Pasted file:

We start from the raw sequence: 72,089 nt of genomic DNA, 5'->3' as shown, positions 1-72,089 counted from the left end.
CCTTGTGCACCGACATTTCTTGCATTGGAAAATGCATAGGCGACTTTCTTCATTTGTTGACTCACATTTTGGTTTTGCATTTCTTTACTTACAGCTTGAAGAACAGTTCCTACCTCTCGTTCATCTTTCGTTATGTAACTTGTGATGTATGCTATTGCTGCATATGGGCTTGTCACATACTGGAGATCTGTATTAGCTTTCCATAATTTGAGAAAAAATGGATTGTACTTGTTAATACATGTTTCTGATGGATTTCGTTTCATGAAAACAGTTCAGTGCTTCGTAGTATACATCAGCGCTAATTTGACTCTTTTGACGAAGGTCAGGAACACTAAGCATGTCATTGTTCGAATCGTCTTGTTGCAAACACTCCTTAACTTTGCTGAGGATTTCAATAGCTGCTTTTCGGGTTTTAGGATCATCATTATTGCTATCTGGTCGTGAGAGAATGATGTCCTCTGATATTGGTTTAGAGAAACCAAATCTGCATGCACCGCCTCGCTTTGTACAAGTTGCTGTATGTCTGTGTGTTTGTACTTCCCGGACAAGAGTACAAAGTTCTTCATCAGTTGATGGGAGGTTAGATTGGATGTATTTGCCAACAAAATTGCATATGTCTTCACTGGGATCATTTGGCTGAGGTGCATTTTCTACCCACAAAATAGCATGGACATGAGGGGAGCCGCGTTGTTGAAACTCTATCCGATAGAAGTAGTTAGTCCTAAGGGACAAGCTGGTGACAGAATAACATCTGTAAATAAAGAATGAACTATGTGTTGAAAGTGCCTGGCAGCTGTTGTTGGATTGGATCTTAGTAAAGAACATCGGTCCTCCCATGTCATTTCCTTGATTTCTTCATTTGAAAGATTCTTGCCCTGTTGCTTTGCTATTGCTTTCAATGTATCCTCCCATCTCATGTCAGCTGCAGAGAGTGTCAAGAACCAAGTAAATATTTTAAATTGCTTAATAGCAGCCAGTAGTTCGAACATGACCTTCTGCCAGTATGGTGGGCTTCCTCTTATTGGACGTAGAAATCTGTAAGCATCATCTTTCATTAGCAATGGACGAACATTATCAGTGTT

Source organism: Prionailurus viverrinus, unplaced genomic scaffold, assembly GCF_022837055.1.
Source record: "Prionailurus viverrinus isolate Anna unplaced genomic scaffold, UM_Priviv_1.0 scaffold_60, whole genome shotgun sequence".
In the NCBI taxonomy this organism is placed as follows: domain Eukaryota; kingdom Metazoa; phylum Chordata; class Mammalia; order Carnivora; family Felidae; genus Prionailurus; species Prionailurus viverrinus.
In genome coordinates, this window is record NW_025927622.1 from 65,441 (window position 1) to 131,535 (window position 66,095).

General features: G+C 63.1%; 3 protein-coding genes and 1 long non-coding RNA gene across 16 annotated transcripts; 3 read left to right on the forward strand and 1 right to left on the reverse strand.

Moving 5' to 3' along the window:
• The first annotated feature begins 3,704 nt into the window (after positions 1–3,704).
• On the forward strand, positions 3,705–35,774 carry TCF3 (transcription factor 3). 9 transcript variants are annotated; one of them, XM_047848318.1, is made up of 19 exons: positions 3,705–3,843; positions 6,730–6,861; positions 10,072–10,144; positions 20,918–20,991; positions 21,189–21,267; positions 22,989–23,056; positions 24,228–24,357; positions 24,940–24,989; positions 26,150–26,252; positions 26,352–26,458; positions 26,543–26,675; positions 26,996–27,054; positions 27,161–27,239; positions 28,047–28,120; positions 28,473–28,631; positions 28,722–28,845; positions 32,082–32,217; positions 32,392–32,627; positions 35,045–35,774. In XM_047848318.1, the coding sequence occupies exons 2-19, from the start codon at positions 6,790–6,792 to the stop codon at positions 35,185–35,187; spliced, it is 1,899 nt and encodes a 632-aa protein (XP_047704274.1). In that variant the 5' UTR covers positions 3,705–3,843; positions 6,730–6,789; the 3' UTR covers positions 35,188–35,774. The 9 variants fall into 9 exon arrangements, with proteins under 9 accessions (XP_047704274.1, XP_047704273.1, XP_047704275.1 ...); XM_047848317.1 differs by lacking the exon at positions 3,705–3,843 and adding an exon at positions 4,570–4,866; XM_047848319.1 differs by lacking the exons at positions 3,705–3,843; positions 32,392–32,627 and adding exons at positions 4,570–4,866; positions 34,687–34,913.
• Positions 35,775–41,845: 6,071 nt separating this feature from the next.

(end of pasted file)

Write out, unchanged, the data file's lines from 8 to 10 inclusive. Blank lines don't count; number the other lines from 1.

Moving 5' to 3' along the window:
• The first annotated feature begins 3,704 nt into the window (after positions 1–3,704).
• On the forward strand, positions 3,705–35,774 carry TCF3 (transcription factor 3). 9 transcript variants are annotated; one of them, XM_047848318.1, is made up of 19 exons: positions 3,705–3,843; positions 6,730–6,861; positions 10,072–10,144; positions 20,918–20,991; positions 21,189–21,267; positions 22,989–23,056; positions 24,228–24,357; positions 24,940–24,989; positions 26,150–26,252; positions 26,352–26,458; positions 26,543–26,675; positions 26,996–27,054; positions 27,161–27,239; positions 28,047–28,120; positions 28,473–28,631; positions 28,722–28,845; positions 32,082–32,217; positions 32,392–32,627; positions 35,045–35,774. In XM_047848318.1, the coding sequence occupies exons 2-19, from the start codon at positions 6,790–6,792 to the stop codon at positions 35,185–35,187; spliced, it is 1,899 nt and encodes a 632-aa protein (XP_047704274.1). In that variant the 5' UTR covers positions 3,705–3,843; positions 6,730–6,789; the 3' UTR covers positions 35,188–35,774. The 9 variants fall into 9 exon arrangements, with proteins under 9 accessions (XP_047704274.1, XP_047704273.1, XP_047704275.1 ...); XM_047848317.1 differs by lacking the exon at positions 3,705–3,843 and adding an exon at positions 4,570–4,866; XM_047848319.1 differs by lacking the exons at positions 3,705–3,843; positions 32,392–32,627 and adding exons at positions 4,570–4,866; positions 34,687–34,913.